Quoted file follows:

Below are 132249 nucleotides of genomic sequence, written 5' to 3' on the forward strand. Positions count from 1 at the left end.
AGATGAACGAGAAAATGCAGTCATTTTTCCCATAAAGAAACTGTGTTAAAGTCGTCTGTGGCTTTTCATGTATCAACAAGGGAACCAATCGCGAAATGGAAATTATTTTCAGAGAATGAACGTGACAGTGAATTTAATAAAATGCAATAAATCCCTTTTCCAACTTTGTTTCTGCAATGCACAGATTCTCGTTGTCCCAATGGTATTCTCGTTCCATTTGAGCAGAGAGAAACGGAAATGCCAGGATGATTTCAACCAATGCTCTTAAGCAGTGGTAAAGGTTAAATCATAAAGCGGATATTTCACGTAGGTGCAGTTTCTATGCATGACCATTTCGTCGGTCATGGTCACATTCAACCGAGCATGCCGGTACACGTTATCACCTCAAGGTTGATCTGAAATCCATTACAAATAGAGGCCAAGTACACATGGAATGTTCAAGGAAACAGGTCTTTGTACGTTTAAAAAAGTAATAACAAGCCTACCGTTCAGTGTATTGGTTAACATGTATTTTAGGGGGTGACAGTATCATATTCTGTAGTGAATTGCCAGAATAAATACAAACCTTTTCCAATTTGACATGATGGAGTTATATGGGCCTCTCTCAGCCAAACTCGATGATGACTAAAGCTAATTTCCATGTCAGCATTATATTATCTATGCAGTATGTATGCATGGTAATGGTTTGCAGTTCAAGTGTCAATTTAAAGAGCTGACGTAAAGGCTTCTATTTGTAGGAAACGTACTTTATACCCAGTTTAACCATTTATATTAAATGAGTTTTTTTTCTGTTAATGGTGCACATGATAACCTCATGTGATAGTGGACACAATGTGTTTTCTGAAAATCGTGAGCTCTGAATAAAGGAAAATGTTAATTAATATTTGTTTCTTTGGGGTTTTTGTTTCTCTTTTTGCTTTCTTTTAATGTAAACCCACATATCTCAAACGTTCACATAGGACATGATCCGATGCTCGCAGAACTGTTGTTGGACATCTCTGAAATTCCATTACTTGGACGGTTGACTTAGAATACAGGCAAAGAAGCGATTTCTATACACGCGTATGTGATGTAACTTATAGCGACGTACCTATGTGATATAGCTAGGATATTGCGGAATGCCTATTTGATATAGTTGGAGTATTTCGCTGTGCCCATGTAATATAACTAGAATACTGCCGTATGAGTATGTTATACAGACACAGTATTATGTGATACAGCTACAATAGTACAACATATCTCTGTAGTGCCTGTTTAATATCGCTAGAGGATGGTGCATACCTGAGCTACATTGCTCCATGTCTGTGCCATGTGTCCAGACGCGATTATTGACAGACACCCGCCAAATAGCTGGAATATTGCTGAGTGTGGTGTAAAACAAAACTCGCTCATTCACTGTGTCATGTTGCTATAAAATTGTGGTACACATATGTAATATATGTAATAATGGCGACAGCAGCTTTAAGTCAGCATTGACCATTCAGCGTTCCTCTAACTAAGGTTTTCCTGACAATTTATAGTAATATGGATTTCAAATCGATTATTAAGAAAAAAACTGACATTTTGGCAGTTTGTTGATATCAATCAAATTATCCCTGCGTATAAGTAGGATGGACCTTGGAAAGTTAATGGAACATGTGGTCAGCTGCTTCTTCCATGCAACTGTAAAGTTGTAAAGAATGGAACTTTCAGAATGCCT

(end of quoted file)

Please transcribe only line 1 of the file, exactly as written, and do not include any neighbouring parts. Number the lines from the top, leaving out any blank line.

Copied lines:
Below are 132249 nucleotides of genomic sequence, written 5' to 3' on the forward strand. Positions count from 1 at the left end.